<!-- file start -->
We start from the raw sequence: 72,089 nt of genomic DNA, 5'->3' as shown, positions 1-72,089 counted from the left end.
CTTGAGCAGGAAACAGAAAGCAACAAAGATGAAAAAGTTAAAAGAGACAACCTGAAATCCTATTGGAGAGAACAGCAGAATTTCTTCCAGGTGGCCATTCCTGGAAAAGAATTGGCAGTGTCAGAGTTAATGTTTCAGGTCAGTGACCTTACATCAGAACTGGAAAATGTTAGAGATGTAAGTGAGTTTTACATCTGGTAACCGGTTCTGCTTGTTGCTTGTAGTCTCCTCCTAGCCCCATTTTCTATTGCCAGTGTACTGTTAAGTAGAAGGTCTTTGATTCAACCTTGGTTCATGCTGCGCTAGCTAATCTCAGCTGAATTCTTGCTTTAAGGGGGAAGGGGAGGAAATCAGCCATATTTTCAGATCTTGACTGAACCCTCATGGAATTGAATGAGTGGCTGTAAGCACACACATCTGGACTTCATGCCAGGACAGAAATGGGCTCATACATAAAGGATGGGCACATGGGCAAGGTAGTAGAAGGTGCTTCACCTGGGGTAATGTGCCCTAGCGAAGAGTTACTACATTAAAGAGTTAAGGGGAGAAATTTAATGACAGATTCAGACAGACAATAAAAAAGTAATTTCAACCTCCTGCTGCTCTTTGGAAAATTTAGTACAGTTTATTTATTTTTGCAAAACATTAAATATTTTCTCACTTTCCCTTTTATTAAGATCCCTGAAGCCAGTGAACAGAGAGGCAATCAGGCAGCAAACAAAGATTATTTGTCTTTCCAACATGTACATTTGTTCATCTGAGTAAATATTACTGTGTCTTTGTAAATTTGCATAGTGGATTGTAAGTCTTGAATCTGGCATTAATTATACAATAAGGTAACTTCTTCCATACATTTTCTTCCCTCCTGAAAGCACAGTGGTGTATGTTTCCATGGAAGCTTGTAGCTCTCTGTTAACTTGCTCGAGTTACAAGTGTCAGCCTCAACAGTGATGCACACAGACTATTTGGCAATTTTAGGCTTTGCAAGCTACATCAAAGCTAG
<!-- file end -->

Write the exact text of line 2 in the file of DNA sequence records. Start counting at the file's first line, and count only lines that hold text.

CTTGAGCAGGAAACAGAAAGCAACAAAGATGAAAAAGTTAAAAGAGACAACCTGAAATCCTATTGGAGAGAACAGCAGAATTTCTTCCAGGTGGCCATTCCTGGAAAAGAATTGGCAGTGTCAGAGTTAATGTTTCAGGTCAGTGACCTTACATCAGAACTGGAAAATGTTAGAGATGTAAGTGAGTTTTACATCTGGTAACCGGTTCTGCTTGTTGCTTGTAGTCTCCTCCTAGCCCCATTTTCTATTGCCAGTGTACTGTTAAGTAGAAGGTCTTTGATTCAACCTTGGTTCATGCTGCGCTAGCTAATCTCAGCTGAATTCTTGCTTTAAGGGGGAAGGGGAGGAAATCAGCCATATTTTCAGATCTTGACTGAACCCTCATGGAATTGAATGAGTGGCTGTAAGCACACACATCTGGACTTCATGCCAGGACAGAAATGGGCTCATACATAAAGGATGGGCACATGGGCAAGGTAGTAGAAGGTGCTTCACCTGGGGTAATGTGCCCTAGCGAAGAGTTACTACATTAAAGAGTTAAGGGGAGAAATTTAATGACAGATTCAGACAGACAATAAAAAAGTAATTTCAACCTCCTGCTGCTCTTTGGAAAATTTAGTACAGTTTATTTATTTTTGCAAAACATTAAATATTTTCTCACTTTCCCTTTTATTAAGATCCCTGAAGCCAGTGAACAGAGAGGCAATCAGGCAGCAAACAAAGATTATTTGTCTTTCCAACATGTACATTTGTTCATCTGAGTAAATATTACTGTGTCTTTGTAAATTTGCATAGTGGATTGTAAGTCTTGAATCTGGCATTAATTATACAATAAGGTAACTTCTTCCATACATTTTCTTCCCTCCTGAAAGCACAGTGGTGTATGTTTCCATGGAAGCTTGTAGCTCTCTGTTAACTTGCTCGAGTTACAAGTGTCAGCCTCAACAGTGATGCACACAGACTATTTGGCAATTTTAGGCTTTGCAAGCTACATCAAAGCTAG